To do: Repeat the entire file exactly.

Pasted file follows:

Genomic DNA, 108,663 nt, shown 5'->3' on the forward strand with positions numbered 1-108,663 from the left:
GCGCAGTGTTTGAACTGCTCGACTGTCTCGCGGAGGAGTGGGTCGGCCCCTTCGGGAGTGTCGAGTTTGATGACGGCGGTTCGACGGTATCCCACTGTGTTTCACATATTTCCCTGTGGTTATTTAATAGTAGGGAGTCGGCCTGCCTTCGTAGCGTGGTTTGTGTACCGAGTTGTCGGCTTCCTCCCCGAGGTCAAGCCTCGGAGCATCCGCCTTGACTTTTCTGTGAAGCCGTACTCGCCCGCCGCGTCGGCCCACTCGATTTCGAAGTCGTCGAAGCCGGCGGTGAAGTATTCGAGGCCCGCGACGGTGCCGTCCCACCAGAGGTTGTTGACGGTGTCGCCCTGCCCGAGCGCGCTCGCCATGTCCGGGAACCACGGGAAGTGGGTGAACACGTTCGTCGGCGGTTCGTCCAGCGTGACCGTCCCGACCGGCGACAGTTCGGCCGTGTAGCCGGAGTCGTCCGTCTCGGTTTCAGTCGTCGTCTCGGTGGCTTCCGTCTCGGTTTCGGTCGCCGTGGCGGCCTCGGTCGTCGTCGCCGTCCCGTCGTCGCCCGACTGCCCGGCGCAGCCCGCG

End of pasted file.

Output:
Genomic DNA, 108,663 nt, shown 5'->3' on the forward strand with positions numbered 1-108,663 from the left:
GCGCAGTGTTTGAACTGCTCGACTGTCTCGCGGAGGAGTGGGTCGGCCCCTTCGGGAGTGTCGAGTTTGATGACGGCGGTTCGACGGTATCCCACTGTGTTTCACATATTTCCCTGTGGTTATTTAATAGTAGGGAGTCGGCCTGCCTTCGTAGCGTGGTTTGTGTACCGAGTTGTCGGCTTCCTCCCCGAGGTCAAGCCTCGGAGCATCCGCCTTGACTTTTCTGTGAAGCCGTACTCGCCCGCCGCGTCGGCCCACTCGATTTCGAAGTCGTCGAAGCCGGCGGTGAAGTATTCGAGGCCCGCGACGGTGCCGTCCCACCAGAGGTTGTTGACGGTGTCGCCCTGCCCGAGCGCGCTCGCCATGTCCGGGAACCACGGGAAGTGGGTGAACACGTTCGTCGGCGGTTCGTCCAGCGTGACCGTCCCGACCGGCGACAGTTCGGCCGTGTAGCCGGAGTCGTCCGTCTCGGTTTCAGTCGTCGTCTCGGTGGCTTCCGTCTCGGTTTCGGTCGCCGTGGCGGCCTCGGTCGTCGTCGCCGTCCCGTCGTCGCCCGACTGCCCGGCGCAGCCCGCG